Tuesday, 2 October 2012

Review: The Home Front by L.M. Cooke.



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Another first publication to wash up on the shores, the Home Front is a well conceived and executed book which serves as a strong introduction to the series, the Automata Wars. I would hesitate to call it a novel, in truth its a series of short stories, held together by the overwhelming concept of the setting and background.

This background is well established early on in the book and is simple enough to strike true: the idea of a long, mysterious war taking place somewhere in the world against a foe, the nature of the which is left a mystery, beyond the idea that they are highly advanced machines that occupy specialised roles within their society. Cooke creates 'Skimmers' and 'Burrowers' to menace the troops and android infiltrators who aim to topple the humans from within through sabotage, treachery and the creation of fifth columns. There's a sense of gleeful menace to her writing in places, as she describes the actions of the automata; never letting us doubt that these machines are a threat.

It is on the efforts of one of the infiltrator androids, one Mr Black, that the narrative really rests, as he worms his way through the home front, creating menaces to undermine society. Perhaps fittingly he's studiedly blank as a character, kept to the background most of the time, when he does step into the centre stage, in the fifth story 'Festival' he is both desperate and so goal driven that his personality is almost incidental, especially when taken in comparison with the mask of gentility he sports earlier in the volume. This functionalism contrasts well with the conflicting natures, drives and fears of his human opponents, which are deftly characterised by Cooke and well drawn throughout the stories. Black's plans are well conceived, without wishing to give too much away, a great deal of thought has evidently gone into what would be feasible for a machine in his position to be able to accomplish and the result feels neither too exaggerated nor too timid, the balance is achieved with apparently little effort.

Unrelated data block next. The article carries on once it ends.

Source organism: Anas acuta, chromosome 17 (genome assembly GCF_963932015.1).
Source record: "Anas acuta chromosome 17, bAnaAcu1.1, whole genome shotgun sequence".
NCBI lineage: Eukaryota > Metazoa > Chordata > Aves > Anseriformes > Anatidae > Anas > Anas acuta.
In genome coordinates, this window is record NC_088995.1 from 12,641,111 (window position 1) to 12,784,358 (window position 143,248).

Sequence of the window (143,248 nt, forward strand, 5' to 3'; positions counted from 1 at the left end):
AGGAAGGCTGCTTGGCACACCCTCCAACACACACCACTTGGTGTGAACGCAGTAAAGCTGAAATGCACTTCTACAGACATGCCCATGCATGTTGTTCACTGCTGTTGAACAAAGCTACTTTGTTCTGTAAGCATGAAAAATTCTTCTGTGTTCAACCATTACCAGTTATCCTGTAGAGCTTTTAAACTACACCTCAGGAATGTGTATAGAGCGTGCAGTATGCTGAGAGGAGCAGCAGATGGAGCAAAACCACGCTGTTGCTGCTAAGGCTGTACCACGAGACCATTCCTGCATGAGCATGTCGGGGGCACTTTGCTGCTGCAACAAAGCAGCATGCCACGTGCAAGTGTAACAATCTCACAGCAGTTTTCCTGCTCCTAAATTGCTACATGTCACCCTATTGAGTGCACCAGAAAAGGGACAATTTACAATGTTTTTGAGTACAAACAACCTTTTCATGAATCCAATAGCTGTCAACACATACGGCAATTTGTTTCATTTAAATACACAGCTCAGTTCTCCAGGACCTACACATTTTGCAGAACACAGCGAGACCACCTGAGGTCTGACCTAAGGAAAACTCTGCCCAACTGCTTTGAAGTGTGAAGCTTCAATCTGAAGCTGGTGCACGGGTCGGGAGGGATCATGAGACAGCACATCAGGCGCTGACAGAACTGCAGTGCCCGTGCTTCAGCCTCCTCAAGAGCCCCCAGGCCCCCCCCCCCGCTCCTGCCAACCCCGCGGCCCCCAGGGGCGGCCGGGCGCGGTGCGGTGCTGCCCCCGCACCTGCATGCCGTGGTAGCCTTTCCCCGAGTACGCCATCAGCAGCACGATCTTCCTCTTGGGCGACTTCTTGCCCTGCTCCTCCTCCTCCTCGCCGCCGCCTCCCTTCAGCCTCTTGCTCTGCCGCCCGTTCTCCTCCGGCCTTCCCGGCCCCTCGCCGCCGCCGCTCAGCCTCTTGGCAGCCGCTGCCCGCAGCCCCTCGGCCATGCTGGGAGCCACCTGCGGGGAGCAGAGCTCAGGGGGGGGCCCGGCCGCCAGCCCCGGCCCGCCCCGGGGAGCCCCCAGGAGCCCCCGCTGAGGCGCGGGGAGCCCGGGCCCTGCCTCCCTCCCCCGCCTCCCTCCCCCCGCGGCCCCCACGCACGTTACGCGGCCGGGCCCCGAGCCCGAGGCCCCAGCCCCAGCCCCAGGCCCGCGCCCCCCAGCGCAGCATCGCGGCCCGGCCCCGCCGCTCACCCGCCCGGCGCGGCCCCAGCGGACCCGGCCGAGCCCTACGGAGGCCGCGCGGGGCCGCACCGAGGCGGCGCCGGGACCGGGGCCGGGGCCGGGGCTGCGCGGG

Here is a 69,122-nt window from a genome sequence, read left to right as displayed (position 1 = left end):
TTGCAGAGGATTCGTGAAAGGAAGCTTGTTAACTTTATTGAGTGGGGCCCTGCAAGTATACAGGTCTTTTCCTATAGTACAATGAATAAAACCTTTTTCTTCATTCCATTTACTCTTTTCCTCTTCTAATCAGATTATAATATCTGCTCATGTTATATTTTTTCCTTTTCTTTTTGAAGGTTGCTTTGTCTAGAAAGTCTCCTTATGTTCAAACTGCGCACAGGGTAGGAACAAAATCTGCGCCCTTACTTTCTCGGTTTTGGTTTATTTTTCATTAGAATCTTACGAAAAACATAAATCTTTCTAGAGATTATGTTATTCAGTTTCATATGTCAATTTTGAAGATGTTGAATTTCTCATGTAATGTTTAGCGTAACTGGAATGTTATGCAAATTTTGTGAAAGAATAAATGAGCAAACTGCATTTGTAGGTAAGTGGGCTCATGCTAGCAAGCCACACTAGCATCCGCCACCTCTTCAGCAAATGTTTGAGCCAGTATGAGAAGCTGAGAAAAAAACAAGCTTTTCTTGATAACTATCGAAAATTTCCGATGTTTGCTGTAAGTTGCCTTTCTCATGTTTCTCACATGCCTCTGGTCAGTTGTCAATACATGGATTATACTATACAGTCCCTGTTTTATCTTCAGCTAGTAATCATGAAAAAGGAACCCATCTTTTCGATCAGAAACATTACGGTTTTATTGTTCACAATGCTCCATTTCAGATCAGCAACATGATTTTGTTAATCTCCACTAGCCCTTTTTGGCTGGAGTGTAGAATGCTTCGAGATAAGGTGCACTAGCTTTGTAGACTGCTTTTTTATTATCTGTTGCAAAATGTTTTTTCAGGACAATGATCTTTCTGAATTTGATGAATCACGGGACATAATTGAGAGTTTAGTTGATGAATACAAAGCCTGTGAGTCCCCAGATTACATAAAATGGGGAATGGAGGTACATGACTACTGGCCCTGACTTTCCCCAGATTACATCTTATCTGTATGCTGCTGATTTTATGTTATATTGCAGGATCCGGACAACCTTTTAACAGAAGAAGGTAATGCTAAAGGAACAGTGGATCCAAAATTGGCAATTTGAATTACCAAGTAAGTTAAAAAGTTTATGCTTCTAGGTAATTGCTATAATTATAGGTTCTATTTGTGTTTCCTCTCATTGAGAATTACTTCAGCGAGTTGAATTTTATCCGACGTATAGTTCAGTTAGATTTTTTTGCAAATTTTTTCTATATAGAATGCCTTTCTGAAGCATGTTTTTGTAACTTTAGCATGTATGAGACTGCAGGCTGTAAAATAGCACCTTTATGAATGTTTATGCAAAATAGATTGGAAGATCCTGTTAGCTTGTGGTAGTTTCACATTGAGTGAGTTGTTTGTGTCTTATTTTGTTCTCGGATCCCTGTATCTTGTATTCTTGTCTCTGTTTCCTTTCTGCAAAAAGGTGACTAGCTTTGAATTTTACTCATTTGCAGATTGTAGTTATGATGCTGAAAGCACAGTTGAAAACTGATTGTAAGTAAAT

His principle adversaries are another group of shadowy figures, a group of courtesans who seem to be working as a de-facto unofficial wing of the secret service. They are for the most part left in the shadows, serving as a set of enablers for the various heroes of the stories, where they exist. Their madame, who we only meet in the last story, is an interesting figure, coming across almost as if she were one of the automata herself; again raising questions about the mechanistic foes' true nature.

The book's world building is well accomplished, from the beginning the book feels grounded, there's a sense of time and place even if there are no real nods to real places or events within the stories (there's one reference to a place I recognise, but that's on the side of one of the enemy's machines, which raises interesting questions about their true nature). The idea that this is an alternate world is established very simply and very early on when Cooke refers to soldiers wearing red, which works simply because by the point in time in our own history that corresponds more or less to the society she's describing, the late Edwardian period, the British army had all but abandoned the scarlet uniforms in favour of khaki. Other details then fall in confirm the otherness of the world we're reading about, and the author successfully establishes a society that feels familiar but is filled with details that are new, and in some places alien. This after all is a world where apparently the principle deity is largely unacknowledged, even in a time of war and a church in a desperately poor area is left abandoned apart from the few foolhardy souls that make their way there especially.

Where the book does fall down, a little, is in the structure and pacing. There's very little to complain about with the latter but there were a couple of occasions where the description feels heavy and I found myself skipping through paragraphs rather than reading them properly in search of action and plot. This is only a minor thing and it may be a very personal one. The issue with structure is that there are places where I, and again this may be personal, found myself mentally rewriting sentences a little to make them make more sense in my head. This is probably more a matter of writing style's clashing than anything else however, and it should not discourage anybody else from picking up and enjoying the book.

Overall though, this is a fine collection of stories, well realised and written and building nicely, in the incidental snippets between each story, towards a satisfying revelation that hopefully will pay off in the second volume. If you want a new voice in science fiction and to support the vanishingly small number of women writing SF then I would recommend picking up this book.